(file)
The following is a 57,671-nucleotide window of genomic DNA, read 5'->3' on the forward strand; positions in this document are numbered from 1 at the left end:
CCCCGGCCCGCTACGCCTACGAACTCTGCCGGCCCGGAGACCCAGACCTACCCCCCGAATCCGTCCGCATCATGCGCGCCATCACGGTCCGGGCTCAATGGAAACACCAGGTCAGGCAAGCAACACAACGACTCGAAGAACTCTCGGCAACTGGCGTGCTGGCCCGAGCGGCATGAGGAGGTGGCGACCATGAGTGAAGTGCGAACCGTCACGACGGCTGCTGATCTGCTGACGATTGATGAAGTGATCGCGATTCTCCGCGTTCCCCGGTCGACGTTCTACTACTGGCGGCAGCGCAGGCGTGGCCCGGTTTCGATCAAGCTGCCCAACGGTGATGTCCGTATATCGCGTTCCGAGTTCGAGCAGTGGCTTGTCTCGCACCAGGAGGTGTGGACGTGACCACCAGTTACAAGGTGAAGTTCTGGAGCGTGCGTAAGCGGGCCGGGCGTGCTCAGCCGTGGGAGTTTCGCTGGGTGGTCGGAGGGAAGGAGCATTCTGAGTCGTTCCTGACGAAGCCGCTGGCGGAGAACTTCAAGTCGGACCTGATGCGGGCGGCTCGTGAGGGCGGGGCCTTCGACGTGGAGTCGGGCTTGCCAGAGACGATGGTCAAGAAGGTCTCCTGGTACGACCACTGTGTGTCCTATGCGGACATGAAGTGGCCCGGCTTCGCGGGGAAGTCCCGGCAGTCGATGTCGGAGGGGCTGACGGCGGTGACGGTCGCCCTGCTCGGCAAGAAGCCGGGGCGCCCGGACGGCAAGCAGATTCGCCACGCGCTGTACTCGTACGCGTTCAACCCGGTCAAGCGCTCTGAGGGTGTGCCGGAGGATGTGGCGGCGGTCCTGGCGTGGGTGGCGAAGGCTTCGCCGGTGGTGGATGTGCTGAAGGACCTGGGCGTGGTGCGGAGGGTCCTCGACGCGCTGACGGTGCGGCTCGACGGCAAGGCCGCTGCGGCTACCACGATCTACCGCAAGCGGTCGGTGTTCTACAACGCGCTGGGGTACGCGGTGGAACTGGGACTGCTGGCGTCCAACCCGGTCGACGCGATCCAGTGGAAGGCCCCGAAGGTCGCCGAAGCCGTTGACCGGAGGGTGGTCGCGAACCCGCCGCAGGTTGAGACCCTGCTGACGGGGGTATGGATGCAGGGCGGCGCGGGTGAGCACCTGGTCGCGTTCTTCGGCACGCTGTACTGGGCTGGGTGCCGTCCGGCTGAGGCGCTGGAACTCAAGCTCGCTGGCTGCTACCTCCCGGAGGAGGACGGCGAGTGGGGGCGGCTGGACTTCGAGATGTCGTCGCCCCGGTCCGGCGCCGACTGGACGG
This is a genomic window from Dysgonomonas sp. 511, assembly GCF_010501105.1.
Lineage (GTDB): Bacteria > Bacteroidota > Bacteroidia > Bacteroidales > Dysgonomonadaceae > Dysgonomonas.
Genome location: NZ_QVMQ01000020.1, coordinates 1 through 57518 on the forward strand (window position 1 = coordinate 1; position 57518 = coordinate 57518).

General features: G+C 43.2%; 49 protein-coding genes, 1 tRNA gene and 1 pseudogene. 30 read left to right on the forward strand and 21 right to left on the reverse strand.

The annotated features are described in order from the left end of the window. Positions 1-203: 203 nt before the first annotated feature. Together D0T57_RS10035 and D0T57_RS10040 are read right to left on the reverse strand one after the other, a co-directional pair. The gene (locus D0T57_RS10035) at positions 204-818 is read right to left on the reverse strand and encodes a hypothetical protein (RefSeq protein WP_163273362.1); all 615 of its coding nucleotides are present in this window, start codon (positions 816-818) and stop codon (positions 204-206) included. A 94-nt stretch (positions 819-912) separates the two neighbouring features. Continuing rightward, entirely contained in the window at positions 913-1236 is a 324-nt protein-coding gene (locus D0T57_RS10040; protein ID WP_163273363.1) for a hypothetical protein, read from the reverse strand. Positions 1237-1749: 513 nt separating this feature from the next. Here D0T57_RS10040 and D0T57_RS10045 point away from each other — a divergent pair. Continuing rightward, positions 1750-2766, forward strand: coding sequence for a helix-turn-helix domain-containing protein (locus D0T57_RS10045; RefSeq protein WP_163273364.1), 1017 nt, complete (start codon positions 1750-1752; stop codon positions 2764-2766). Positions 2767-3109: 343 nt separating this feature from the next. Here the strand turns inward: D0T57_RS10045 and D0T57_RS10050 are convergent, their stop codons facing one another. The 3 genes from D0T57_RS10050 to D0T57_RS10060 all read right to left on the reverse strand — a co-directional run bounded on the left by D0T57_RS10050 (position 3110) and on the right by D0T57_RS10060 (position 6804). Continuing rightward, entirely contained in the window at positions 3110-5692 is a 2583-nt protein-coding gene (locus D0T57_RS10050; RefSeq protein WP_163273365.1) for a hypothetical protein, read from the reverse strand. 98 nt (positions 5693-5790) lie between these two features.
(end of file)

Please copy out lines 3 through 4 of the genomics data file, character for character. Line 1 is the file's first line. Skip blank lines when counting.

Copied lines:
This is a genomic window from Dysgonomonas sp. 511, assembly GCF_010501105.1.
Lineage (GTDB): Bacteria > Bacteroidota > Bacteroidia > Bacteroidales > Dysgonomonadaceae > Dysgonomonas.